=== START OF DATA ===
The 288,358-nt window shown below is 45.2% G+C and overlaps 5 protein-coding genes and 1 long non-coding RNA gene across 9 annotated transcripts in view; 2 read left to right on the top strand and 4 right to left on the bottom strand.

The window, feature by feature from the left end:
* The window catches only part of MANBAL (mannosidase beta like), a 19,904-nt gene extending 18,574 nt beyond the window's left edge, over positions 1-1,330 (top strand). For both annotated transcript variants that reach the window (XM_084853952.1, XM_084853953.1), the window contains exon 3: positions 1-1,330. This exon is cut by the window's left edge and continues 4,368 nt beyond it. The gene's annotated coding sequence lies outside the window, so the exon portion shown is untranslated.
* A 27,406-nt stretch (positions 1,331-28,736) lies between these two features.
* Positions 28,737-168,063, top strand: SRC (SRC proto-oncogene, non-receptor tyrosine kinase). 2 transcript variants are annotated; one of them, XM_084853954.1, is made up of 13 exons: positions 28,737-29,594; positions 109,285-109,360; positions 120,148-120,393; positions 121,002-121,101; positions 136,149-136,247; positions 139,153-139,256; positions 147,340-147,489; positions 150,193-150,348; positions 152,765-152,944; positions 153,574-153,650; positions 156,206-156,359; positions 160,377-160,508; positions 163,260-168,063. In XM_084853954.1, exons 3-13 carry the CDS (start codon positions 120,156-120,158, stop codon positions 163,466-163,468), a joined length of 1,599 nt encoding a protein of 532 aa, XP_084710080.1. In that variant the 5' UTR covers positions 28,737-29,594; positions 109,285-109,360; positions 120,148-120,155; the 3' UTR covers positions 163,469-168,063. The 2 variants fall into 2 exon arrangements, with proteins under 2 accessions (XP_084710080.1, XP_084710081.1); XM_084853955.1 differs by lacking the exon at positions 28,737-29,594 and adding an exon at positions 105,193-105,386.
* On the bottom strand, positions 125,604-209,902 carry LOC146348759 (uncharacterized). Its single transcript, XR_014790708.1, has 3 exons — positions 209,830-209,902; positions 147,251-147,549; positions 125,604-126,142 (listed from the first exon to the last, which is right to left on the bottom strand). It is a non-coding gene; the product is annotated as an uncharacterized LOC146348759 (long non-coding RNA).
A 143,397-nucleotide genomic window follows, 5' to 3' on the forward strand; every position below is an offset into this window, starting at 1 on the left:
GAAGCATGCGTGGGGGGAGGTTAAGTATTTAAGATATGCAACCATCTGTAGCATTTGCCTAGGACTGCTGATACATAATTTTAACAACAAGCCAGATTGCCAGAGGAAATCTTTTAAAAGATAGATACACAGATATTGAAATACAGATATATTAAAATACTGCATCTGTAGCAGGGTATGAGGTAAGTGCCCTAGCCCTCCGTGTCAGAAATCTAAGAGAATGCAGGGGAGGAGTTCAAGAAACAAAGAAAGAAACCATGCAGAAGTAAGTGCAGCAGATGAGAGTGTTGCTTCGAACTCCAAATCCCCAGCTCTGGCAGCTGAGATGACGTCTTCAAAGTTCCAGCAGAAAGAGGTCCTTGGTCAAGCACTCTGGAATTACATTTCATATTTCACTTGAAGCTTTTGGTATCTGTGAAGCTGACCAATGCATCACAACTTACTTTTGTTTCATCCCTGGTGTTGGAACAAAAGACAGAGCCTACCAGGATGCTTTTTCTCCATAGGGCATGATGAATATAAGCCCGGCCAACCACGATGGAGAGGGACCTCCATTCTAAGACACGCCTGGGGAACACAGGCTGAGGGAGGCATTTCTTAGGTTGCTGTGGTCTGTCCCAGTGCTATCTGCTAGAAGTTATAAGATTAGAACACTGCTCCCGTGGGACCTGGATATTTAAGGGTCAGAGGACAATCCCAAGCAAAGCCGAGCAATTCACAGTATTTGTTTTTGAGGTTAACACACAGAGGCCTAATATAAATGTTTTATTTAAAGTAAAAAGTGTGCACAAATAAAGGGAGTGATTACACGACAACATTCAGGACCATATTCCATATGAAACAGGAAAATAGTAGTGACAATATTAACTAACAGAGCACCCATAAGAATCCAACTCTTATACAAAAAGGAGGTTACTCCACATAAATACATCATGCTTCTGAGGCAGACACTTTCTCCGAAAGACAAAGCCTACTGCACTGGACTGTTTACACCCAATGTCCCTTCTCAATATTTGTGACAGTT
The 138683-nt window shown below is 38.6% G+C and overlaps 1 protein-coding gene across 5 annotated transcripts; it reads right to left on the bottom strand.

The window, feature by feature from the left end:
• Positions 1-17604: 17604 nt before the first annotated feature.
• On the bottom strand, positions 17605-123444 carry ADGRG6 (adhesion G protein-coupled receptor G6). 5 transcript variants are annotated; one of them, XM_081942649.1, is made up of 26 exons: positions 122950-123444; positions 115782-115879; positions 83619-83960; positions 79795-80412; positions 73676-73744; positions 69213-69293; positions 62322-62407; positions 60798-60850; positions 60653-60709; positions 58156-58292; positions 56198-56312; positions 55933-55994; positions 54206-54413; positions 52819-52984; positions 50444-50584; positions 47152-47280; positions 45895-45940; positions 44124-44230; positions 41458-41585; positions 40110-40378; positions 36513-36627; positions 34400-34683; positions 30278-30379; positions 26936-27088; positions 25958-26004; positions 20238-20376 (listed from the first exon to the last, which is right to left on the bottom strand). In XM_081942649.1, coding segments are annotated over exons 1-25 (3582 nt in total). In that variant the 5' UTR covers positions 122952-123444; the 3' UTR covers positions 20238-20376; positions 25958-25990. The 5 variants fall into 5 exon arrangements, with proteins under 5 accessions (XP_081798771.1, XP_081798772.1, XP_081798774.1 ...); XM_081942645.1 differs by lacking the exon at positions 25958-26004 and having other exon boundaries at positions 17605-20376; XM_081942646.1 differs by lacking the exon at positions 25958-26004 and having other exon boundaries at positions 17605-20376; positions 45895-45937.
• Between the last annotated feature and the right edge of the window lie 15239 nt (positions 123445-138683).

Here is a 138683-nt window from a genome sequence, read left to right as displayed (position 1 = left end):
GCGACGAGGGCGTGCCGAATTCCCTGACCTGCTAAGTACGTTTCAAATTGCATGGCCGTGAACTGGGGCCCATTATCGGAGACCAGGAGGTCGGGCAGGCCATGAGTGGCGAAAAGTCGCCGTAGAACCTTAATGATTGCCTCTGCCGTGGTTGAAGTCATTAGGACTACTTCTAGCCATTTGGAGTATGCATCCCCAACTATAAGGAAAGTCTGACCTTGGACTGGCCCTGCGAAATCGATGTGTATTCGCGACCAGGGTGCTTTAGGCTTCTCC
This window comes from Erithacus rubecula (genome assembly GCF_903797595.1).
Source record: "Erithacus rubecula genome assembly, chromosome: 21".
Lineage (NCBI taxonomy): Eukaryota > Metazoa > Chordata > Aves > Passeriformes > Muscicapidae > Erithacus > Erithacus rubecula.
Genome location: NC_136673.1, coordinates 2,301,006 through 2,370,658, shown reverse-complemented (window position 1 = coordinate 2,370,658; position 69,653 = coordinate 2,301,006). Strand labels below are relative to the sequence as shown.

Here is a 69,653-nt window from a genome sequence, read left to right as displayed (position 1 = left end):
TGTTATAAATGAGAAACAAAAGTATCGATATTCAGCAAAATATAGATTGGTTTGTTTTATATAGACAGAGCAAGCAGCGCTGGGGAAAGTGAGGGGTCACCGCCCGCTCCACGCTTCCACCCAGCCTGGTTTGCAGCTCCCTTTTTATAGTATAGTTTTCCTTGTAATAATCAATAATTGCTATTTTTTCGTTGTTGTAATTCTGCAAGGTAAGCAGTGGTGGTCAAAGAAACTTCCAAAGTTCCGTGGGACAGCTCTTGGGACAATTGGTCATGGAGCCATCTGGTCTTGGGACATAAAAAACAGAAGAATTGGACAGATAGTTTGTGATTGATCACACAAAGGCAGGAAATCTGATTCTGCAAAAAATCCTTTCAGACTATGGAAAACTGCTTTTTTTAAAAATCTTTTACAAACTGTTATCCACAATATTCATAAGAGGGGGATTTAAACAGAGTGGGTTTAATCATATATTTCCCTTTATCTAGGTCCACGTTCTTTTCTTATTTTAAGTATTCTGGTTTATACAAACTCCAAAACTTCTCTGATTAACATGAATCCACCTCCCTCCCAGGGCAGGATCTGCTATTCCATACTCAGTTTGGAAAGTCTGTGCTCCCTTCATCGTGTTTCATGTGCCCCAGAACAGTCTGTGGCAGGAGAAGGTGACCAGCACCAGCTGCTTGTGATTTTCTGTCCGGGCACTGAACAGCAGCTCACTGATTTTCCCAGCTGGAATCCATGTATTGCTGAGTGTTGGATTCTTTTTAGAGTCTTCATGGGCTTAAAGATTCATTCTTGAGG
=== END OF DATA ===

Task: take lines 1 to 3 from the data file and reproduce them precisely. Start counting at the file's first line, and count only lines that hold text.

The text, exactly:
The 288,358-nt window shown below is 45.2% G+C and overlaps 5 protein-coding genes and 1 long non-coding RNA gene across 9 annotated transcripts in view; 2 read left to right on the top strand and 4 right to left on the bottom strand.

The window, feature by feature from the left end:
* The window catches only part of MANBAL (mannosidase beta like), a 19,904-nt gene extending 18,574 nt beyond the window's left edge, over positions 1-1,330 (top strand). For both annotated transcript variants that reach the window (XM_084853952.1, XM_084853953.1), the window contains exon 3: positions 1-1,330. This exon is cut by the window's left edge and continues 4,368 nt beyond it. The gene's annotated coding sequence lies outside the window, so the exon portion shown is untranslated.